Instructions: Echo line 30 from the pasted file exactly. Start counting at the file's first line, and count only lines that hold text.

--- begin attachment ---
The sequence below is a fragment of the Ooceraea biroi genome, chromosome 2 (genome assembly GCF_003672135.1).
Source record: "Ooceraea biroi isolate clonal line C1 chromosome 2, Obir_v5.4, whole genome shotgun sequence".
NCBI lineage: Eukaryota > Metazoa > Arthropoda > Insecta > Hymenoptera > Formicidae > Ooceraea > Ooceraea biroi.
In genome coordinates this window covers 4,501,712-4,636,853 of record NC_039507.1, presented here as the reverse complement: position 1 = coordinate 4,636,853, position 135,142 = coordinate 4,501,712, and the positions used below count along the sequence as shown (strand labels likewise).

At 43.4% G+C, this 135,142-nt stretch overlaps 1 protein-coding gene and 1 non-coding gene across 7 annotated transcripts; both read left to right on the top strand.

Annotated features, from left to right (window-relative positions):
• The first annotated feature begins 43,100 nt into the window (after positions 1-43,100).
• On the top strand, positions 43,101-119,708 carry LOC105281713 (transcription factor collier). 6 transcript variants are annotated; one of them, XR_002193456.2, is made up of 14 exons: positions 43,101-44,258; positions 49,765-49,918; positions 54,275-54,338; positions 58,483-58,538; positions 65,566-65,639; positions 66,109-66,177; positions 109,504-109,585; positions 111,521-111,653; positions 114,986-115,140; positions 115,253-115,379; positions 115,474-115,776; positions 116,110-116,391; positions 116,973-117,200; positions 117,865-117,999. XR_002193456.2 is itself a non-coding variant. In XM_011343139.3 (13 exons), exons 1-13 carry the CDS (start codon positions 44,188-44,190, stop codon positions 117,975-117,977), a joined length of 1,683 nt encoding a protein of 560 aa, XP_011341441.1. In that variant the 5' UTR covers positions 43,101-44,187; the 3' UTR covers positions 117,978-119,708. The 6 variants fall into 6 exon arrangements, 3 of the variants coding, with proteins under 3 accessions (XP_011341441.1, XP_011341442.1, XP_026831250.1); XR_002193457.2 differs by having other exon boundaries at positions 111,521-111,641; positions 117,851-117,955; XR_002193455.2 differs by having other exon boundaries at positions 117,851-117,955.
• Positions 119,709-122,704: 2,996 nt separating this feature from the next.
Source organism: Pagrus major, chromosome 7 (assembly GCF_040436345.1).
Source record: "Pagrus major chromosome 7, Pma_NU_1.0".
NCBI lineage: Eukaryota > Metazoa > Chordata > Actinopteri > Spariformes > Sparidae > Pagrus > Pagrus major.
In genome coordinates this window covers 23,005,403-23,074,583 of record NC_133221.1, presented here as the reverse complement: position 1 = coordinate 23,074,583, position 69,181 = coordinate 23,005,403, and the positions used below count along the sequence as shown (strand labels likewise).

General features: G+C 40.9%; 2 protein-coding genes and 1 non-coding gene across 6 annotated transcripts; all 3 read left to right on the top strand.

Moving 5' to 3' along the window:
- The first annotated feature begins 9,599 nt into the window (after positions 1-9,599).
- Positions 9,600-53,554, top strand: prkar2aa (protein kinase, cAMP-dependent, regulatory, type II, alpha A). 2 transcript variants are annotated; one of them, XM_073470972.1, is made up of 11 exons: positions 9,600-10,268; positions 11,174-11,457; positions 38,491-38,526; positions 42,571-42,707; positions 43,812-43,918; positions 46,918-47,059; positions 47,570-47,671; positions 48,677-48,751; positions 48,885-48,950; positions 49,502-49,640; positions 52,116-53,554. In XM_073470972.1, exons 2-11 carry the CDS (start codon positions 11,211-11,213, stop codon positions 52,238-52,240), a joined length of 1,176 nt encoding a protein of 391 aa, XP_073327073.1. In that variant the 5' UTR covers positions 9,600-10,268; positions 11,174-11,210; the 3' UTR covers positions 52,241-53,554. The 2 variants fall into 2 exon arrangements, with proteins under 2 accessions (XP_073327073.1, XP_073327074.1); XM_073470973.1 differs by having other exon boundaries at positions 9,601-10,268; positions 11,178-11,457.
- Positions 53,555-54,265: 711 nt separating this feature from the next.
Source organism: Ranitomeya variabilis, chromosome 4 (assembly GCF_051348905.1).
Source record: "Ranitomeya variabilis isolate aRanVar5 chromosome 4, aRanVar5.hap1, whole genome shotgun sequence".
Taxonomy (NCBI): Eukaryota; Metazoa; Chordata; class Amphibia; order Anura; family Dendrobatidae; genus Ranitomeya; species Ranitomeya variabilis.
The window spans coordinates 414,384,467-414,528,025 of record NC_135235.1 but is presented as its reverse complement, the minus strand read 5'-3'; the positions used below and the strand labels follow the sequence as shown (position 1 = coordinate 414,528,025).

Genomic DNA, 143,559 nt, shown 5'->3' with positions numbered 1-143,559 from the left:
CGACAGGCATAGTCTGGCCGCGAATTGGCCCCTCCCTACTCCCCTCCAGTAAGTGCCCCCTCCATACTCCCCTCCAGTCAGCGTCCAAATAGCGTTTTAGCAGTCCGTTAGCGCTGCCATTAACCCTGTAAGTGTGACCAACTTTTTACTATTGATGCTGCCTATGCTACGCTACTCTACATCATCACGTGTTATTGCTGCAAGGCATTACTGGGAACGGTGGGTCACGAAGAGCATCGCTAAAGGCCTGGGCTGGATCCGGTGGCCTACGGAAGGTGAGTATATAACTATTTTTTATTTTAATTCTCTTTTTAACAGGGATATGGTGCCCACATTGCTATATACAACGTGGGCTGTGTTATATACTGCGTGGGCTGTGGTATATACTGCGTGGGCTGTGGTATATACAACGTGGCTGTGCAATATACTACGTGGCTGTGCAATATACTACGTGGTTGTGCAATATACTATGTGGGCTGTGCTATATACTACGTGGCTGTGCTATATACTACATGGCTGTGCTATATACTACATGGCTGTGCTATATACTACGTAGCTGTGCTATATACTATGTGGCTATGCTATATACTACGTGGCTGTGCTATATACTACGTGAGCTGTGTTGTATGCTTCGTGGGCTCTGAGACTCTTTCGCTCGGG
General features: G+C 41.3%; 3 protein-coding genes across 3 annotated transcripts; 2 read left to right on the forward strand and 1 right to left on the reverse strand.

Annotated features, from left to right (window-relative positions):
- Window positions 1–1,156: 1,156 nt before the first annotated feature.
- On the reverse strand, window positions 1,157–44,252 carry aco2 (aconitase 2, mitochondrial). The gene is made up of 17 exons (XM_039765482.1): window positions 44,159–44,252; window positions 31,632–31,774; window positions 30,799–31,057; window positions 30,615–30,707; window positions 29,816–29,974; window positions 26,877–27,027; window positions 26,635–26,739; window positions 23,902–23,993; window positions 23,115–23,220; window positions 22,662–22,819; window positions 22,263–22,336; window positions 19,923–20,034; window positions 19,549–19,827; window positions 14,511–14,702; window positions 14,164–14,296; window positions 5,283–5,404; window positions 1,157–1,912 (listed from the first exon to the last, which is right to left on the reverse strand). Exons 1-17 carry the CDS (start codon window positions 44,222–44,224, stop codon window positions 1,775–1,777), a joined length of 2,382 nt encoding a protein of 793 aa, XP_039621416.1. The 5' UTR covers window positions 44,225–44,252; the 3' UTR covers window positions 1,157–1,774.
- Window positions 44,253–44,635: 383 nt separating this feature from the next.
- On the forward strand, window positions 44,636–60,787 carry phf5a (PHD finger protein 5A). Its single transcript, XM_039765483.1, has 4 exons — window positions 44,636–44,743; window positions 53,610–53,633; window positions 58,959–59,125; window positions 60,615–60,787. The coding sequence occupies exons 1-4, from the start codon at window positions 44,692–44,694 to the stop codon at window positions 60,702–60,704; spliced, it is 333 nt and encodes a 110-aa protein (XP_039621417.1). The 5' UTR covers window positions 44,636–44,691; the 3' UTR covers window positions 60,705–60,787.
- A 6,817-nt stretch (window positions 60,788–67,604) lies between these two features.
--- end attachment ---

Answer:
- On the forward strand, window positions 44,636–60,787 carry phf5a (PHD finger protein 5A). Its single transcript, XM_039765483.1, has 4 exons — window positions 44,636–44,743; window positions 53,610–53,633; window positions 58,959–59,125; window positions 60,615–60,787. The coding sequence occupies exons 1-4, from the start codon at window positions 44,692–44,694 to the stop codon at window positions 60,702–60,704; spliced, it is 333 nt and encodes a 110-aa protein (XP_039621417.1). The 5' UTR covers window positions 44,636–44,691; the 3' UTR covers window positions 60,705–60,787.